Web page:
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Contractors Beware: Avoid Loss Payable Traps

By Zachary A. Rowley / Jan 28, 2016

When damage occurs to property on a construction site, owners and contractors often rely on a Builders Risk Policy to cover the damage. If the owner holds the policy, the contractor is generally protected under the policy as either an "additional insured" or "loss payee."  An "additional insured" enjoys the benefit of being an insured under the policy, in addition to the policy owner. "Loss payees," on the other hand, may have very different rights.

There are two general loss payable clauses in Michigan. These are referred to as "ordinary" and "standard" loss payable clauses. "Ordinary" loss payable clauses direct the insurer to pay insurance proceeds of the policy to the "ordinary" loss payee, generally a lienholder, prior to paying the named insured. Under an "ordinary" loss payable clause, the loss payee has no right to recovery greater than the rights of the named insured, and the loss payee's rights derive from the named insured.  Because the rights derive from the named insured, breaches by the named insured may prevent recovery by the "ordinary" loss payee.[1]

Under a "standard" loss payable clause, the loss payee's rights are independent of the rights of the named insured (typically the owner); the rights are between the insurer and the loss payee.[2] As a result, a properly executed "standard" loss payable clause offers contractors protection above and beyond an "ordinary" loss payable clause, because it protects their right to payment irrespective of breaches by the named insured/owner.

If the relevant Builders Risk Policy has an "ordinary" loss payable clause, it is possible for a named insured to accidentally (or intentionally) prevent the loss payee from collecting insurance proceeds by failing to meet the terms of the insurance agreement or failing to bring a claim. This is especially frustrating if the contract limits a contractor's recovery to insurance proceeds only, but the contract also contains a broad duty of the contractor to indemnify the owner.  If there is no contractual way to require that an insurance claim be brought and the owner fails and/or refuses to make the claim as required under the Builders Risk Policy, the contractor may be required to honor its indemnification duties even though the Builders Risk Policy may ultimately not cover the contractor's loss because of the owner's policy breach.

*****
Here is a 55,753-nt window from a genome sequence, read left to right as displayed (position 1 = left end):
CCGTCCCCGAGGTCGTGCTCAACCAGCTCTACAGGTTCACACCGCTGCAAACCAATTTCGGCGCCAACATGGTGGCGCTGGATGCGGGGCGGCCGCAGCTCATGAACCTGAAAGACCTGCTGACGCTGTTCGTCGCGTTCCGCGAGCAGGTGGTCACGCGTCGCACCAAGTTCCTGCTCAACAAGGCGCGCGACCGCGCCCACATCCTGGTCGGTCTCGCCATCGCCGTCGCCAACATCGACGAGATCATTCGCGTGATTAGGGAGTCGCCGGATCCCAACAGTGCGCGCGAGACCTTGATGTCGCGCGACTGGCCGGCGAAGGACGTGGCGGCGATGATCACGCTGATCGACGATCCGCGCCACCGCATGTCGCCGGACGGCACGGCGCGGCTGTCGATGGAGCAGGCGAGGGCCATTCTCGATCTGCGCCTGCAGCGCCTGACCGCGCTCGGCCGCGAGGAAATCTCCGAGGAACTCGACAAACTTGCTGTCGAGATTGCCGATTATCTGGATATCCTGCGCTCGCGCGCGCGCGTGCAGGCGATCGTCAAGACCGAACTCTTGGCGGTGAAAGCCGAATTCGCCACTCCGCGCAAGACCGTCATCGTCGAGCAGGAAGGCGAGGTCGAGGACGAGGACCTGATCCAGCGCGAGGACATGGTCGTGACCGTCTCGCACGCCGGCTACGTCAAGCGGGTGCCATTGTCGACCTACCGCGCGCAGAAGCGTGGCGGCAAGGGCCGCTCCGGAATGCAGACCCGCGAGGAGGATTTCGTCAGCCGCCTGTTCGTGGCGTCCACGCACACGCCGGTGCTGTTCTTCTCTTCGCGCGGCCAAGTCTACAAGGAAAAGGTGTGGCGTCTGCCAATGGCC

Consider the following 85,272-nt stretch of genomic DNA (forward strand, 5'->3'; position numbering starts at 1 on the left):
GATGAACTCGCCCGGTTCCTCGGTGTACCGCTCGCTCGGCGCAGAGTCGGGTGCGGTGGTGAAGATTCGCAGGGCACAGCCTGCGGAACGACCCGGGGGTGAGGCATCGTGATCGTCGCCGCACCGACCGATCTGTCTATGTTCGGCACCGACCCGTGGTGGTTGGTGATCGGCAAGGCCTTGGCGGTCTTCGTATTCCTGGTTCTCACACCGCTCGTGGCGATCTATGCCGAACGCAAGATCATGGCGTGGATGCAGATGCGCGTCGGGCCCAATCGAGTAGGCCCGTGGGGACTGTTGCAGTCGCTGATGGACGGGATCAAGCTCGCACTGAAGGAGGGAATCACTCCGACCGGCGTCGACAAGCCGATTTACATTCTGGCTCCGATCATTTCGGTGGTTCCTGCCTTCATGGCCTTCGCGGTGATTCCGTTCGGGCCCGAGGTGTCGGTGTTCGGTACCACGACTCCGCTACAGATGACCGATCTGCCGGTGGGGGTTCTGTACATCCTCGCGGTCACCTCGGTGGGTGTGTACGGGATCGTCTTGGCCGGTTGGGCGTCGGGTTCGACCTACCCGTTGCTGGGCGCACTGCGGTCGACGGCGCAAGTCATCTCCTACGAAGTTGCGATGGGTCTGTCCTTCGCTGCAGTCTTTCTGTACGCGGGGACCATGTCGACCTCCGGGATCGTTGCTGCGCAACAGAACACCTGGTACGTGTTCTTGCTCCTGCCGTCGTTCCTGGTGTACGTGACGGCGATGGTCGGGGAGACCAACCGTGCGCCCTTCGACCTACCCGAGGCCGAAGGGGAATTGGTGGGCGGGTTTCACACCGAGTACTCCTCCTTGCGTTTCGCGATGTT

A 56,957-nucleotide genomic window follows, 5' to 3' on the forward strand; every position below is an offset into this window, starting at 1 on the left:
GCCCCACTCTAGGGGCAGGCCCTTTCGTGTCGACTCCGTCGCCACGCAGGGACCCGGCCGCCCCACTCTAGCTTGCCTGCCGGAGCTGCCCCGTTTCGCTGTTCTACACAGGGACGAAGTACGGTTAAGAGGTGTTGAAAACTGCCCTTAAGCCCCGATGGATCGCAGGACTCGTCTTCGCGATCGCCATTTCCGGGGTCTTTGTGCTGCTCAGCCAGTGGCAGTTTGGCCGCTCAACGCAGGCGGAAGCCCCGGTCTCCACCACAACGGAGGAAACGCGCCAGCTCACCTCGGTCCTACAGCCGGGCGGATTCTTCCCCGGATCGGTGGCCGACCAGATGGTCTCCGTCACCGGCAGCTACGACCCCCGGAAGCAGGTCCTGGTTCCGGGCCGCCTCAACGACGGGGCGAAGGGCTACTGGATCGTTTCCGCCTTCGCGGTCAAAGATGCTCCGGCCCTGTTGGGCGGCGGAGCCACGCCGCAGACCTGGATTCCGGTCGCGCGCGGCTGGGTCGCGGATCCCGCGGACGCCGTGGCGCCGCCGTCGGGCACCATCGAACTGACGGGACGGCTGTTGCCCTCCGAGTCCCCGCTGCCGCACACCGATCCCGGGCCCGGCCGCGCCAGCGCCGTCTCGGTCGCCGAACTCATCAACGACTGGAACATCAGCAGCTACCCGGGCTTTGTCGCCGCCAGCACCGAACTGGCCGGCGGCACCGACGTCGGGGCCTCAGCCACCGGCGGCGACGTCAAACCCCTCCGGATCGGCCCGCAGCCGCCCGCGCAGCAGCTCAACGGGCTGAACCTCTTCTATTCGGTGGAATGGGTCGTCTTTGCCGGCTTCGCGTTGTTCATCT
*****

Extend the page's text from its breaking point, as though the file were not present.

In order to avoid this trap, contractors becoming loss payees should ensure that when an insurable claim arises, the contractor has a contractual right within the Builders Risk Policy to require the owner to make a claim. Alternatively, contractors should enter into agreements with the owner which require the owner to file a claim or face penalty, or permit the contractor to make a claim on the owner's behalf.  By taking these actions, contractors ensure a claim is brought and proceeds are distributed to the contractor to cover losses.

Navigating construction insurance risks is difficult and Clark Hill's Construction Practice Group is here to help. You should always consult an attorney before entering into insurance arrangements on your construction projects. If you have any questions or would like assistance developing a contract that protects you, please contact Kevin Hendrick at 313-965-8315, khendrick@clarkhill.com, Zachary A. Rowley at 313-965-8262, zrowley@clarkhill.com, or another member of Clark Hill's Construction Law Team.

[1] Foremost Ins Co v Allstate Ins Co, 439 Mich 378, 383-84; 486 NW2d 600 (1992).

[2] Id.